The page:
IOW: TechTard journalist at work, yet again. Get it? I get tired of explaining geek humor.

    1. Absolutely bang on. The problem is a mass-market device tends to allow for these kinds of things. Thankfully, all Apple has to do is make lighting Earbuds, and they’ve covered their asses. And of course, Beats can release a line of lighting headphones/buds, so no problem there… Good stuff!

    2. Yeah. I think it would be great if Apple introduced induction charging, wi-fi only data transfer, and Bluetooth only earphones/headphones across their entire range of iProducts (although it would probably be difficult to do that with the shuffle). They could even stop including earphones with iPods. No ports or other holes in the devices would be nice.

  2. i had an accident with my i phone and had to use att insurance to replace it and the replacement units came with cables that just did not work (in fact i was looking at one just now and the proprietary end just dropped off ) if apple wants to have me connect with the 30 dollar cable as an option fine but if I’m riding in my poobox pre stone age company truck where the hight of modernity is the jack plug i want the OPTION to use it i don’t want to talk my boss into buying a new truck or radio because i can’t plug in my phone . CHOICE!!!!!

        1. Actually, now that I think about it, analog audio can just be passed through the Lightning connector, no internal DAC needed in the headphone, or it could be used either way.

    1. taojones2013.
      You do have a choice to use spell check!
      When you have exhausted the free choices available to you and are seen to use your choices well,
      then you can ask Apple inc. for a choice.
      You can also ask your boss for a choice of a better truck if he sees that you are capable of handling the current you’ve got.
      As it is, you appear to be an accident prone person reading between your lines. 🙁

  3. “Apple is interested in health technology and it seems as if Apple will launch an wearable wrist computer is coming later this year.”

    Train-wreck of a sentence, that.

  4. Would be a shame because Apple is just about the only company that actually implements a decent digital-to-analog audio chain in their mobile devices. The measured performance of the iPhone 5 actually outclassed some dedicated headphone amps and DACs. By offloading the digital-to-analog conversion to the headphones themselves, it introduces a lot of variation.

    http://www.kenrockwell.com/apple/iphone-5/audio-quality.htm

    Whereas right now, the listener can count on the iPhone to deliver a high quality analog audio signal to the headphone jack, the same can’t be said for the various headphone manufacturers out there if they are forced to integrate a DAC and op-amp into their Lightning-enabled headsets. Yes, Apple can potentially show the same level of attention of detail in their Lightning-to-analog audio adaptor. But, a dongle is not exactly the kind of technical elegance that the Apple is known for.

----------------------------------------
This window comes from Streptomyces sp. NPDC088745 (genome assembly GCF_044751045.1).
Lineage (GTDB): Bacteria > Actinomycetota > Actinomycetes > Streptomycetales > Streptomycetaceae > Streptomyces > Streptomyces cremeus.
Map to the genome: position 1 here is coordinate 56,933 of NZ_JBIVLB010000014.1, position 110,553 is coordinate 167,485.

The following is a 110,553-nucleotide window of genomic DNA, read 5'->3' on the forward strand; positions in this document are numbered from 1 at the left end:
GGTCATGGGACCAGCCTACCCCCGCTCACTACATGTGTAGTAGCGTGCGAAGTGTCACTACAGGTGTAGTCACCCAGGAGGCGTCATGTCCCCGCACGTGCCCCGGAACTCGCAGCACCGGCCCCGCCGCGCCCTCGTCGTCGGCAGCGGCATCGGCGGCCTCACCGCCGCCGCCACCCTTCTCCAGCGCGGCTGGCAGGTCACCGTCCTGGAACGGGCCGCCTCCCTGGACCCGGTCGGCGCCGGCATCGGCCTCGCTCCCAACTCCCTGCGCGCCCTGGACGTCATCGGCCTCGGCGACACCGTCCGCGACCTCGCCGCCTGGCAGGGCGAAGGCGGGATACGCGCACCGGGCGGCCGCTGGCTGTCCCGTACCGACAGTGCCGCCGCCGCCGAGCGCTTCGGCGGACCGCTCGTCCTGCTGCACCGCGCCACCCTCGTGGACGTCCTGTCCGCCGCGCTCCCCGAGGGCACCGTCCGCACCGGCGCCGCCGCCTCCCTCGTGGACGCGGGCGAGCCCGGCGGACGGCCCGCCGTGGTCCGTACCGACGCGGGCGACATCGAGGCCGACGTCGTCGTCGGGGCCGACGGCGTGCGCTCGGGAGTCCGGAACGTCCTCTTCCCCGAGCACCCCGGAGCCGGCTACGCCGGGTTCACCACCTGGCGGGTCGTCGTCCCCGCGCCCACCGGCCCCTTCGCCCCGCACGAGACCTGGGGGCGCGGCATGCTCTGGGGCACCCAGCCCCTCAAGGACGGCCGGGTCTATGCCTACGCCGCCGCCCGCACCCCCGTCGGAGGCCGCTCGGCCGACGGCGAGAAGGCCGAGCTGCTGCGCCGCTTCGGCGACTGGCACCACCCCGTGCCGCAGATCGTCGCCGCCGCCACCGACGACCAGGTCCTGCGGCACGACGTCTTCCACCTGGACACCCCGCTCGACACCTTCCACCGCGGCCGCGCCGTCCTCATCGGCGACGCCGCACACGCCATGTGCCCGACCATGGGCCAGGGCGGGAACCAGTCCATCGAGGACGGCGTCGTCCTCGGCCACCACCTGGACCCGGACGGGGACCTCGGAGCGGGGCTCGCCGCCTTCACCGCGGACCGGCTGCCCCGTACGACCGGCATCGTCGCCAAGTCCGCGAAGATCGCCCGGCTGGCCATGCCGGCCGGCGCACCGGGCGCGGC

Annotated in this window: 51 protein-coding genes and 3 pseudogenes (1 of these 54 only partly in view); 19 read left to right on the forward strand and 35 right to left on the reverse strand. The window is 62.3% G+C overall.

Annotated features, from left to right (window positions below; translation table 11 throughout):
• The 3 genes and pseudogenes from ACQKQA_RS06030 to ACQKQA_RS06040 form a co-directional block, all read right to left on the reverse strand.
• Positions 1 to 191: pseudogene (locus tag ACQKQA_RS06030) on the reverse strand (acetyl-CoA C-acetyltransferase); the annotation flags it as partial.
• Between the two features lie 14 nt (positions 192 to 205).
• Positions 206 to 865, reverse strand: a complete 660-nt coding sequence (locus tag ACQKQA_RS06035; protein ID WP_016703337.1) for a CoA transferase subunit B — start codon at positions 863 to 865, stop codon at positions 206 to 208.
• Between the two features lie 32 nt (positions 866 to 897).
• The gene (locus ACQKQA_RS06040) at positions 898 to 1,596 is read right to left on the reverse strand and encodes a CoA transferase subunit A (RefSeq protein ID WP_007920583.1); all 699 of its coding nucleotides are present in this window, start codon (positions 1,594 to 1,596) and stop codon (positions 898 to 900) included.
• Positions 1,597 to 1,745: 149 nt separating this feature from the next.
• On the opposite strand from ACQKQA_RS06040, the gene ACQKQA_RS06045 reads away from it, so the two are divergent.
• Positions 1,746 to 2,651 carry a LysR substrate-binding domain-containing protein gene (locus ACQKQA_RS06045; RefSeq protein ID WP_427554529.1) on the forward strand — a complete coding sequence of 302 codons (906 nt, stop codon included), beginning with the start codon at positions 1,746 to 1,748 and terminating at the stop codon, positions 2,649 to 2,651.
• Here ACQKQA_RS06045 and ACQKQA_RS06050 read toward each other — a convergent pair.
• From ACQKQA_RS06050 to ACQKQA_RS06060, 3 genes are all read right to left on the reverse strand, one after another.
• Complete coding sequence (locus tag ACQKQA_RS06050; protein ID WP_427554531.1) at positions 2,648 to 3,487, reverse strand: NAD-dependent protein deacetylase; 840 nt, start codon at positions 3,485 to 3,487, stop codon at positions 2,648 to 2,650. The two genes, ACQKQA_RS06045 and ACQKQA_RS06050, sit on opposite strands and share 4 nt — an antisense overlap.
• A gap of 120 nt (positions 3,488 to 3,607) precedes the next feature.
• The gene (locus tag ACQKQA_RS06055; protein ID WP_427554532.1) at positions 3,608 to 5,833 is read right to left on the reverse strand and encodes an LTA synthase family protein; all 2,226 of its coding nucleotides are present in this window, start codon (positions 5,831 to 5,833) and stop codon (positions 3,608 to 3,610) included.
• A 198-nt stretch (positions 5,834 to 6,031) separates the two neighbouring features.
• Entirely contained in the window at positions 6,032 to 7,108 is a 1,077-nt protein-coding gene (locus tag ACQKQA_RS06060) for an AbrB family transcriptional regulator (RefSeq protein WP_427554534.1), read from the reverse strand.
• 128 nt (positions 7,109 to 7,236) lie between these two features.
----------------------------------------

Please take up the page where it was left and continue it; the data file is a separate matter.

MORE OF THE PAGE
1. BUT, now that Apple makes headphones, they would all have to come UP to the quality that apple includes in their headphones or lose iPhone marketshare (which is big) to Apple.

      I agree that as headphones go wireless, Apple will just say that this is the preferred wired method.

  5. no, shit. this is not acceptable. apple costs me more money that they simply change basic accessories. it won’t work at this time. if apple will do this, I won’t buy any apple piece of shit. unfair for related business. of course, apple has sold tons of iphones. but it doesn’t mean that they are No. 1 leader for any technology to follow. f** off, apple.

  6. My take:
    – data doesn’t charge headphones or transfer/sync between the phone and headphones, so a lightning port may be unnecessary
    – Bose, Skullcandy, and Sony make headphones that Apple hasn’t yet been able to compete with and use relatively standard headphone jack technology
    – Apple would have to provide headphones that are vastly better than others of its kind (and we’re talking headsets, not earbuds) to justify the need to change the jack (much like the huge improvement in using the lightning port over the original 30-pin port for data transfer/charging)

    With all of that said, wouldn’t it be great if there were an Apple/Beats co to create a pair of headsets (taking the above into consideraton) with the power of Beats, refinement/taste of Apple, and the visual design influence of both?

  7. Analog loss just doesn’t happen on such a short cable as a headphone jack, so there is no reason to think that a lightning headphone could work any better than a regular one. Also it is extremely rare for an iPod to be used in such an utterly quiet environment that 16 bit audio is fully audible. In a car for example, I doubt that you could hear the difference between well mixed 8 bit and 16 bit.